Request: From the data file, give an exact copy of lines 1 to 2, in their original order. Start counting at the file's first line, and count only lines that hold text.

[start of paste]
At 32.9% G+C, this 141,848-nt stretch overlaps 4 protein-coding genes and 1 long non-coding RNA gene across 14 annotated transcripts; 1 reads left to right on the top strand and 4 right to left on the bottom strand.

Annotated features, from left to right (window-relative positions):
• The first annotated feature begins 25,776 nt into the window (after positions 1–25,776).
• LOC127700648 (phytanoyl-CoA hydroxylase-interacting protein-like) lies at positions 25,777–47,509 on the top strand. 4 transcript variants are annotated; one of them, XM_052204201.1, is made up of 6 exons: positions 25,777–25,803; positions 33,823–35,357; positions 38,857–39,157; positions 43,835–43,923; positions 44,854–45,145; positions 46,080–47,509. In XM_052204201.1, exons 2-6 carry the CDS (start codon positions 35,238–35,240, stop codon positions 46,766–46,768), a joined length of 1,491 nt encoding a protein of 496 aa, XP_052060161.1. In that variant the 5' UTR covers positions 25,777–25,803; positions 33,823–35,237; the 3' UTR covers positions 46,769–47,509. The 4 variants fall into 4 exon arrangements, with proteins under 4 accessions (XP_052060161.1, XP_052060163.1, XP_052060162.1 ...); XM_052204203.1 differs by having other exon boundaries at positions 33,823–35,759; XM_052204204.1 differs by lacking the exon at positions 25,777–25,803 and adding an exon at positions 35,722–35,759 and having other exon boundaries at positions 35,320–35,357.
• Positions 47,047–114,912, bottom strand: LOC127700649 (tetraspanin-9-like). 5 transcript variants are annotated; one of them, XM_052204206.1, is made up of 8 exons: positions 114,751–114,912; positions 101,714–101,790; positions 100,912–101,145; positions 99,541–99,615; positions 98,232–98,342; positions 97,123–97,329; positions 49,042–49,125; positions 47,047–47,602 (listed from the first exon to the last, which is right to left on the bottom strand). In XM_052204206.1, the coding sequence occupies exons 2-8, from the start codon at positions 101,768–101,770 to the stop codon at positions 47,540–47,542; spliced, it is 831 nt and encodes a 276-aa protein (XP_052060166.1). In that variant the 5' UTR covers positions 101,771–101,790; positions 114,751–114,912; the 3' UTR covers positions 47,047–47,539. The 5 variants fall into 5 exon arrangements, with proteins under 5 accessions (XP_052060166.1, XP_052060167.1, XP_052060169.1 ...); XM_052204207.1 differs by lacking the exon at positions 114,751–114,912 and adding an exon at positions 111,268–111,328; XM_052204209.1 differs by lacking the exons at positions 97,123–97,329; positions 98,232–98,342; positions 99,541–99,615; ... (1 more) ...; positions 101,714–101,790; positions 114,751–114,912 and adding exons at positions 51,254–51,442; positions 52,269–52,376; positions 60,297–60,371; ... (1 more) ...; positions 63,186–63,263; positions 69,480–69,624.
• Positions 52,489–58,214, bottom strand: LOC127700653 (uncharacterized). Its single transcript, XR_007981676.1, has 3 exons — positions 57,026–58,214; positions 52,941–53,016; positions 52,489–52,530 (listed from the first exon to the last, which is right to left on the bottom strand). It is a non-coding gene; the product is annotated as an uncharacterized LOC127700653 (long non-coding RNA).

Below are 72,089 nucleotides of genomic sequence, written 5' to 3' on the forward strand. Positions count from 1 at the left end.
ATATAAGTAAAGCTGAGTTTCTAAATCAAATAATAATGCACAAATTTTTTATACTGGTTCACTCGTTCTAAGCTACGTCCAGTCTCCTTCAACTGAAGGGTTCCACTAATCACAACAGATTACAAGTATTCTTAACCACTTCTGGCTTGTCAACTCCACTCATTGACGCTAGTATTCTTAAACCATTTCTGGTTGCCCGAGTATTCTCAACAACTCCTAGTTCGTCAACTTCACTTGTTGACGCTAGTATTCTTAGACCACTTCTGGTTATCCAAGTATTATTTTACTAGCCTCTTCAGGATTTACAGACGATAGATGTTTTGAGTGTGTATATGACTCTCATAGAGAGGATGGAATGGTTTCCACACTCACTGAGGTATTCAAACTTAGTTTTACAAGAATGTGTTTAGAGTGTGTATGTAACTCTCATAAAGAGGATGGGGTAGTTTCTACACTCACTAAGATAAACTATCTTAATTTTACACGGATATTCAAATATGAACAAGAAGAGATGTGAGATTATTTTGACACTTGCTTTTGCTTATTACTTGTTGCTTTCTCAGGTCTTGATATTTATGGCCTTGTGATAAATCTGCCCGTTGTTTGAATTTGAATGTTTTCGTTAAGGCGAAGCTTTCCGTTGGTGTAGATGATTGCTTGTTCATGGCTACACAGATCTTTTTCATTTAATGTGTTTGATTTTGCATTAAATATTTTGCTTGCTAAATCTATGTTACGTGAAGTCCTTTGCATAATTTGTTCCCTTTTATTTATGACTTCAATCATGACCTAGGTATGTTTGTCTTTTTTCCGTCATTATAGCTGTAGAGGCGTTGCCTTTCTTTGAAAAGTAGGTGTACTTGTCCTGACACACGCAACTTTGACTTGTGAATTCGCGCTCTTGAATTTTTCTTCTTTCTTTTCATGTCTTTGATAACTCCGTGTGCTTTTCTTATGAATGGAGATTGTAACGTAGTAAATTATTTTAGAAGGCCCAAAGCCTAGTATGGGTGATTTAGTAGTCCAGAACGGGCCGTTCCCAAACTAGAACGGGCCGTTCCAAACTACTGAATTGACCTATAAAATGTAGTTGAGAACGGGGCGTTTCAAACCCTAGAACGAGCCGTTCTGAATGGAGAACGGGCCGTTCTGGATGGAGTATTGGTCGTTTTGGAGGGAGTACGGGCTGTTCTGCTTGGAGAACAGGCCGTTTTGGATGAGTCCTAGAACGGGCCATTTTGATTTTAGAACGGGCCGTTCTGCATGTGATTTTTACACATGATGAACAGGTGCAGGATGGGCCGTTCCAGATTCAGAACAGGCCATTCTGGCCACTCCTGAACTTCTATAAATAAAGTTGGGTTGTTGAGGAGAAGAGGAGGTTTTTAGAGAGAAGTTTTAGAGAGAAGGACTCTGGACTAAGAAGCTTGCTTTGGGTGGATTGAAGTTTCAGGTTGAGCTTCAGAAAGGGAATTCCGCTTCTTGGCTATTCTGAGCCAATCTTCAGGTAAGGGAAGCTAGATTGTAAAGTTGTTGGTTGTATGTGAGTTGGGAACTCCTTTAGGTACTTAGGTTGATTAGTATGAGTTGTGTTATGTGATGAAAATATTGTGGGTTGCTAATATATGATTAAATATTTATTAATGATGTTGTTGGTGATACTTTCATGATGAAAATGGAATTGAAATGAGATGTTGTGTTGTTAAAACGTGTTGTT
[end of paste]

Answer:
At 32.9% G+C, this 141,848-nt stretch overlaps 4 protein-coding genes and 1 long non-coding RNA gene across 14 annotated transcripts; 1 reads left to right on the top strand and 4 right to left on the bottom strand.

Annotated features, from left to right (window-relative positions):